Meet ONA Local: Tasha Stewart

By on September 8, 2017

Meet ONA Local is a series introducing the volunteers who lead our ONA Local communities. ONA Local is at the heart of what we do, bringing networking and training to cities and college campuses around the world. Leaders have their fingers on the pulse of their journalism communities, convening important conversations and networking opportunities.

Tasha Stewart is entertainment editor at WCPO and co-leads ONA Cincinnati, which kicks off with its first event Sept. 26. Join the Meetup group.

What do you love about your work?

I love how experimental it is. I get to work with smart, creative people to figure out interesting ways to tell stories. And my beat is entertainment, so I get to cover food and drinks, which are two of my favorite things in this life.

Tell us about something you’ve worked on in the past year that you’re super proud of.

Each year, we create a bunch of Cincinnati-centric content pegged to an unofficial city holiday, 513 Day. (Cincinnati’s area code is 513, so it’s celebrated on May 13.) This year, I edited a comic journalism project by our editorial cartoonist that detailed the origins of Cincinnati chili — the city’s favorite food. The piece was really popular and was shared widely; our engagement numbers on the piece were through the roof. And a lot of people told us afterward that they really enjoyed reading it, which is always great to hear.

What’s your passion project outside of journalism?

Does wine count as a passion project? Just kidding! It’s not an official “project,” but when I’m not working, I’m on a mission to add as many stamps to my passport as possible.

Tell us what’s amazing about the digital journalism community in Cincinnati.

We’re all curious and passionate about engaging readers more deeply and experimenting with new ways to do that. And while we may work for competitors, many of us are connected in some way through our shared work history or social groups. So, there are a lot of friendships across competing outlets, and there’s a lot of camaraderie.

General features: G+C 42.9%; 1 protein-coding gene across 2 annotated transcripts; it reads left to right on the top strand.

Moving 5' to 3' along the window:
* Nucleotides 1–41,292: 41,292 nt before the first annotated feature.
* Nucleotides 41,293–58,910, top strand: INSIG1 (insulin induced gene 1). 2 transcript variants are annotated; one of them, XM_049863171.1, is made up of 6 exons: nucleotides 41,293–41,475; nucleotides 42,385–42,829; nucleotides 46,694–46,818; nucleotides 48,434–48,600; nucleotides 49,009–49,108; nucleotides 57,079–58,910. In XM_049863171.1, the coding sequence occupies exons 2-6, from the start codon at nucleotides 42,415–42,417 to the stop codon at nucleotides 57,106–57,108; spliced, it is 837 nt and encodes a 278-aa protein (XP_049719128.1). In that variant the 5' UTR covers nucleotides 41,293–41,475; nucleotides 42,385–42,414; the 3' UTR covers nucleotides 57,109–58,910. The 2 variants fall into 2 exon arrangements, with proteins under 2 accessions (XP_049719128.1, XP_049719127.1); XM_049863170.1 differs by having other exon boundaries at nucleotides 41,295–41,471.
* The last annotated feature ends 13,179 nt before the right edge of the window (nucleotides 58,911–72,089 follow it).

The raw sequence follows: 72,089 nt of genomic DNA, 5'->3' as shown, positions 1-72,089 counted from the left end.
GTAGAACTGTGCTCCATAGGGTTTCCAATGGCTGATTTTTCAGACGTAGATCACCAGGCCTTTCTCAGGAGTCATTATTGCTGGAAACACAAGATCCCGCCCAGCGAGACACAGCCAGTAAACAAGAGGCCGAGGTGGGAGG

When did you first know you wanted to go into journalism?

In my high school media class. We produced the student newspaper. My awesome teacher, Mrs. Lillquist ,nurtured my love for words and writing and helped me understand that this really could be a legit career. (Hey, Mrs. Lill! *waves*)

If you weren’t in journalism, what would you be doing instead?

Something in music programming or production; I LOVE music.

Name a person (they can be a historical figure or living) you’d love to have at an ONA Cincinnati meetup.

Ta-Nehisi Coates. He’s from Baltimore (like me), he went to Howard University (like me) and he’s a journalist (like me). His writing is powerful. Lyrical. He moves me. Inspires me. And makes me want to be a better writer, journalist and critical thinker.

Tell us about something great you’ve read, watched or listened to lately.

Jay-Z’s “4:44” album — there are so many levels in his music. I’m a huge Jay fan and have been since his first album. I love “Reasonable Doubt,” but the growth between that and “4:44” is … whew. Astounding.

What’s your six-word memoir?

Either “I’m Not Beyonce, But I’m Trying” or “Not My Monkey, Not My Circus.”


Meghan Murphy

Meghan Murphy is ONA's Director of Programs. She is currently leading the AI in Journalism Initiative and ONA's emerging technology strategy. She is responsible for creating programs and initiatives to train ONA members and connect them to tackle big issues facing our field.